Assets other than stocks investors should consider
In the last article, we talked about portfolio allocation recommendations as a guideline for investors. We recommended investing 55 per cent in risky assets (40 per cent in stocks, 10 per cent in gold and 5 per cent in oil) and 45 per cent in debt instruments. The last time, we gave details about the first investment portion - stocks, both local and foreign. In this article, we will talk about investing in other assets.Second portion - Gold (10 per cent): The price of gold in 2013 will be still buoyed by relaxed monetary measures in the US, Europe and Japan. For instance, the US Fed has announced a rise in the spending ceiling of the quantitative easing (QE) 3 and QE4 policies.
The Bank of Japan, meanwhile, has issued its fifth asset-buying measure totalling ?10 trillion (about Bt3.7 trillion). Injecting financial liquidity in the world market will weaken the dollar outlook while hiking gold price to US$1,770 (Bt53,000) to $1,780 an ounce (resistance level) and $1,620-$1,625 an ounce (support level).
Third portion - Oil (5 per cent): According to our assessment, the resistance level of the West Texas Intermediate crude oil lies between $95-$98 a barrel, about the same as the frame of last year, because of the continued pressure on prices exerted by the increasing consumption of natural gas in the US. Since low natural gas prices tend to raise the supply of crude oil, this year we expect only slight rises in oil prices. We also duly note that oil is a fairly stable commodity. In fact, we view investment in crude oil as market trading rather than long-term holding. The support price range should be around $85 a barrel, and the resistance range $95-$100 a barrel.
Fourth portion - debt instruments maturing in more than one year (25 per cent): Projecting Thailand's policy interest rate to still remain low this year, we anticipate the Monetary Policy Committee to lower the rate by 0.25 per cent - from 2.75 per cent to 2.5 per cent. So our advice is to pick debt instruments maturing in one to two years to lock in returns. We also project risks facing long-term investment in debt instruments caused by the issuance of government bonds to continue to spur the economy and reap investment capital for assorted projects of the public sector.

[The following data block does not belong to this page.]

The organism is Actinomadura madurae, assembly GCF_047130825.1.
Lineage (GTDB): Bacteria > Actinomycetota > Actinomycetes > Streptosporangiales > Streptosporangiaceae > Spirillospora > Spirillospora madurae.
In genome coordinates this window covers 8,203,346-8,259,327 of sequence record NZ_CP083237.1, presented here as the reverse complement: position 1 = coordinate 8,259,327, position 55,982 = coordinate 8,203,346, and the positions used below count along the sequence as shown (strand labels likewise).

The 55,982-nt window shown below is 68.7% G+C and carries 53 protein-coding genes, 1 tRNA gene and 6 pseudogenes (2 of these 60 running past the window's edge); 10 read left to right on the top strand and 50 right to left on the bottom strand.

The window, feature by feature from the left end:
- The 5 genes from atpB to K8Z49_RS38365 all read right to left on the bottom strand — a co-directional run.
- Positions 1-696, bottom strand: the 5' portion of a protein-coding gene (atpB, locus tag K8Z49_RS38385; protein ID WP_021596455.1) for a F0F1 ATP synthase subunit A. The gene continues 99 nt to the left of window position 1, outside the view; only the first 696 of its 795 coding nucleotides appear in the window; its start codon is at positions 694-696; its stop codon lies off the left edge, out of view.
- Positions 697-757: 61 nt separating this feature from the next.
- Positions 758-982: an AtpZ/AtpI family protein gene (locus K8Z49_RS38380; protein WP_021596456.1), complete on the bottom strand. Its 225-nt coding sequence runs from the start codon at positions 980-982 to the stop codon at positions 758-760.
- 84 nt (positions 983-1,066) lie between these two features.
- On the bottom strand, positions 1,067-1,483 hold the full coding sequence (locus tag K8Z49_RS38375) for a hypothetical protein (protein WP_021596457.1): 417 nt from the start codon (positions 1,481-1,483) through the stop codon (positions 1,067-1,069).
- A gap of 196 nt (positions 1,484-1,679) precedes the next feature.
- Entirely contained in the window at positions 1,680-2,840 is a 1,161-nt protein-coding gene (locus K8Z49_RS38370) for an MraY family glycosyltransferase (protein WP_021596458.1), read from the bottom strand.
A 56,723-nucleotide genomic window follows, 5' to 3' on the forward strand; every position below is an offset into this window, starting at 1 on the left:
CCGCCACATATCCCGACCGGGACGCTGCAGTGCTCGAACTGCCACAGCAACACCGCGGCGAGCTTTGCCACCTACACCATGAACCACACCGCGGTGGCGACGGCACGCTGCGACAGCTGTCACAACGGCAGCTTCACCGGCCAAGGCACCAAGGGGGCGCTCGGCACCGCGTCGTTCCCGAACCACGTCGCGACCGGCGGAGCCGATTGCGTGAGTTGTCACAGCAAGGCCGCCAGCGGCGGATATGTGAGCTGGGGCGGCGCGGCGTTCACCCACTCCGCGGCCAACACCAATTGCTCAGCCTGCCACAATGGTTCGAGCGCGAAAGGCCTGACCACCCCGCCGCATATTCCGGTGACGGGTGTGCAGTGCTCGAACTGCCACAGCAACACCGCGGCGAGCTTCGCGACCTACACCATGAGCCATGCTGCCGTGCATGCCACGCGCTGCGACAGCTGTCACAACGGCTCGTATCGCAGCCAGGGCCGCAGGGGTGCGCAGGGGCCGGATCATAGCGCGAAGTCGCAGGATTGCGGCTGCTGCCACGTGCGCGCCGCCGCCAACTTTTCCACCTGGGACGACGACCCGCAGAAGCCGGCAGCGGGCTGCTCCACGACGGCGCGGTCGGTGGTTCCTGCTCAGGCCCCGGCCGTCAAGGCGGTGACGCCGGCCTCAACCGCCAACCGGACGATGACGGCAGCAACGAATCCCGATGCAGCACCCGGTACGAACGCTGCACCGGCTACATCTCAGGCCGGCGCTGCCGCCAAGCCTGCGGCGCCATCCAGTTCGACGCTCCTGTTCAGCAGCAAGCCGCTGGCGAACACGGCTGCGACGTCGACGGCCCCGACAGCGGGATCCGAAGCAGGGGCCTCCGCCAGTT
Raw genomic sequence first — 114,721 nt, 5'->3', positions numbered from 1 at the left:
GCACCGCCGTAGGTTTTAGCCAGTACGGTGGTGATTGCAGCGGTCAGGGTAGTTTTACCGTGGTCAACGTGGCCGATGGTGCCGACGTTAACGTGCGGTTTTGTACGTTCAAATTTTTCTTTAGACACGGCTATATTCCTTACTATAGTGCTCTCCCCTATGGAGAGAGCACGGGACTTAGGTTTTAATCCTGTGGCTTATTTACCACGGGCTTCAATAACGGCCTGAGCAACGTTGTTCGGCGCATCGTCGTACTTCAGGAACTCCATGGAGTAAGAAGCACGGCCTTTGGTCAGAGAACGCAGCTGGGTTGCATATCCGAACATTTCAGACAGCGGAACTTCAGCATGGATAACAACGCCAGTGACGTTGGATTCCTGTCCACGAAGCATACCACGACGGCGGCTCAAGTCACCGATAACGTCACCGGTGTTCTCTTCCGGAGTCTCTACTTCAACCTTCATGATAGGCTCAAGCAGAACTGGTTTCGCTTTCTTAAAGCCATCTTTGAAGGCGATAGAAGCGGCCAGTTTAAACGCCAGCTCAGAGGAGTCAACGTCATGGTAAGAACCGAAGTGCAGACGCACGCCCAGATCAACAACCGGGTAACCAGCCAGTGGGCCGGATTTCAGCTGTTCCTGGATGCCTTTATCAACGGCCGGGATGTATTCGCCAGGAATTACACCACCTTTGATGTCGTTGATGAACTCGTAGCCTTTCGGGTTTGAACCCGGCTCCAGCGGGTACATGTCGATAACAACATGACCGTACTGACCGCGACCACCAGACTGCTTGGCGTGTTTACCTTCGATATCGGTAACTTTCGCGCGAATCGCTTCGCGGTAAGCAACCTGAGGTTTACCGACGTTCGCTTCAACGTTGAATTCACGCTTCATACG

Fifth portion - cash and deposits (20 per cent): This portion is for investment in assets with liquidity comparable to cash, maturing in under a year, like bank deposits, treasury bills, or short-term debt instruments tradable every day. All these will enable you to manage your liquidity and give you a reserve fund for increased investment in risk assets during down periods on the bourse.
A caution for the above-mentioned allocation: You should be prepared to handle medium risks. If you can tolerate higher risks, you should invest more in risk assets, namely stocks and gold.
To suit the investment circumstances of your portfolio, please adjust your investment proportion towards the end of the first quarter of the year, when factors against the stock market, like the solution to the US fiscal cliff, will have become more visible.
Of course, for investors with no time for research, we advise you to invest in mutual funds, which feature investment advisers and planners together with fund managers skilled in investment, who will manage your portfolio to help you achieve your investment goals.
The Fund Management Department of Asset Plus Fund Management contributes this article.